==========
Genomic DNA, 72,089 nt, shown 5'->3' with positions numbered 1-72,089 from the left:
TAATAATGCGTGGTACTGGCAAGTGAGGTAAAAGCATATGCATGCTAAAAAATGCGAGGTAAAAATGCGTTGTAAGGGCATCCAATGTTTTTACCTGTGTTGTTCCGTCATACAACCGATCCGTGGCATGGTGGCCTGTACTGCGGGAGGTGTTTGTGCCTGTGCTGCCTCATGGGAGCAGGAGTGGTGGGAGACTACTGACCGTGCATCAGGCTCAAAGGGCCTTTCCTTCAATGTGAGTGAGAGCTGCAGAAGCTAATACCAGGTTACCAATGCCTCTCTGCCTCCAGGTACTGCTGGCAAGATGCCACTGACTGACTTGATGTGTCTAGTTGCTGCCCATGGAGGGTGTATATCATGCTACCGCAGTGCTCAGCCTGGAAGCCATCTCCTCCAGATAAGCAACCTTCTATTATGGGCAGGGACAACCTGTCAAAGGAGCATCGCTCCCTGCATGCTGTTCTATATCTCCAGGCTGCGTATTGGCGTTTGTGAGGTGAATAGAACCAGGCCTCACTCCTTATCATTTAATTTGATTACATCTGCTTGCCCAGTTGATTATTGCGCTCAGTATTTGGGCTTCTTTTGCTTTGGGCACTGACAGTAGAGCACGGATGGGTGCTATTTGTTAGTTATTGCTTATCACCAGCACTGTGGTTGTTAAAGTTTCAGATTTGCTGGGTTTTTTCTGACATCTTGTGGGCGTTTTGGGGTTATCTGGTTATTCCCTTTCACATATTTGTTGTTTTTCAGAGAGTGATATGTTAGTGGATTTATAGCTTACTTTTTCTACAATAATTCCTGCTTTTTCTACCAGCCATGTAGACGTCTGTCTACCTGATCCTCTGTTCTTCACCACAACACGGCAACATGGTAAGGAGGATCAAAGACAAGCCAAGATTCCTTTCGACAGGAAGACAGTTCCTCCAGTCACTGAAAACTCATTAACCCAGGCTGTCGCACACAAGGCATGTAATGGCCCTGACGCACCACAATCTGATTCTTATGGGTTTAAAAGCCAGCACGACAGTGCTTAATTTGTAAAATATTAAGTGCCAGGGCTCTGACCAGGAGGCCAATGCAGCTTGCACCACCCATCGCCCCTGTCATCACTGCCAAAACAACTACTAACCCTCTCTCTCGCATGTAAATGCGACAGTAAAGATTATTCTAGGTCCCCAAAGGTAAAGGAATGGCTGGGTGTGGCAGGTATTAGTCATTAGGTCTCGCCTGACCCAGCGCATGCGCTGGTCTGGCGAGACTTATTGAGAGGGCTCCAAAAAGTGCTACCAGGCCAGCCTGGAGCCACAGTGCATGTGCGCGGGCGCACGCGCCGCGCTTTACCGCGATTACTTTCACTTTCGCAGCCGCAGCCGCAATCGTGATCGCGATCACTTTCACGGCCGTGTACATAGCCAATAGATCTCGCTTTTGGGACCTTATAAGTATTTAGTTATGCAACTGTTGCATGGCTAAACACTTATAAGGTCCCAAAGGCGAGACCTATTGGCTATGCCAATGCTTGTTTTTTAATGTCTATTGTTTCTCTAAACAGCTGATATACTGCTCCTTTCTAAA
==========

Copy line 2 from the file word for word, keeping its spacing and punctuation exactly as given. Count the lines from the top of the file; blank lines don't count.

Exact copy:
TAATAATGCGTGGTACTGGCAAGTGAGGTAAAAGCATATGCATGCTAAAAAATGCGAGGTAAAAATGCGTTGTAAGGGCATCCAATGTTTTTACCTGTGTTGTTCCGTCATACAACCGATCCGTGGCATGGTGGCCTGTACTGCGGGAGGTGTTTGTGCCTGTGCTGCCTCATGGGAGCAGGAGTGGTGGGAGACTACTGACCGTGCATCAGGCTCAAAGGGCCTTTCCTTCAATGTGAGTGAGAGCTGCAGAAGCTAATACCAGGTTACCAATGCCTCTCTGCCTCCAGGTACTGCTGGCAAGATGCCACTGACTGACTTGATGTGTCTAGTTGCTGCCCATGGAGGGTGTATATCATGCTACCGCAGTGCTCAGCCTGGAAGCCATCTCCTCCAGATAAGCAACCTTCTATTATGGGCAGGGACAACCTGTCAAAGGAGCATCGCTCCCTGCATGCTGTTCTATATCTCCAGGCTGCGTATTGGCGTTTGTGAGGTGAATAGAACCAGGCCTCACTCCTTATCATTTAATTTGATTACATCTGCTTGCCCAGTTGATTATTGCGCTCAGTATTTGGGCTTCTTTTGCTTTGGGCACTGACAGTAGAGCACGGATGGGTGCTATTTGTTAGTTATTGCTTATCACCAGCACTGTGGTTGTTAAAGTTTCAGATTTGCTGGGTTTTTTCTGACATCTTGTGGGCGTTTTGGGGTTATCTGGTTATTCCCTTTCACATATTTGTTGTTTTTCAGAGAGTGATATGTTAGTGGATTTATAGCTTACTTTTTCTACAATAATTCCTGCTTTTTCTACCAGCCATGTAGACGTCTGTCTACCTGATCCTCTGTTCTTCACCACAACACGGCAACATGGTAAGGAGGATCAAAGACAAGCCAAGATTCCTTTCGACAGGAAGACAGTTCCTCCAGTCACTGAAAACTCATTAACCCAGGCTGTCGCACACAAGGCATGTAATGGCCCTGACGCACCACAATCTGATTCTTATGGGTTTAAAAGCCAGCACGACAGTGCTTAATTTGTAAAATATTAAGTGCCAGGGCTCTGACCAGGAGGCCAATGCAGCTTGCACCACCCATCGCCCCTGTCATCACTGCCAAAACAACTACTAACCCTCTCTCTCGCATGTAAATGCGACAGTAAAGATTATTCTAGGTCCCCAAAGGTAAAGGAATGGCTGGGTGTGGCAGGTATTAGTCATTAGGTCTCGCCTGACCCAGCGCATGCGCTGGTCTGGCGAGACTTATTGAGAGGGCTCCAAAAAGTGCTACCAGGCCAGCCTGGAGCCACAGTGCATGTGCGCGGGCGCACGCGCCGCGCTTTACCGCGATTACTTTCACTTTCGCAGCCGCAGCCGCAATCGTGATCGCGATCACTTTCACGGCCGTGTACATAGCCAATAGATCTCGCTTTTGGGACCTTATAAGTATTTAGTTATGCAACTGTTGCATGGCTAAACACTTATAAGGTCCCAAAGGCGAGACCTATTGGCTATGCCAATGCTTGTTTTTTAATGTCTATTGTTTCTCTAAACAGCTGATATACTGCTCCTTTCTAAA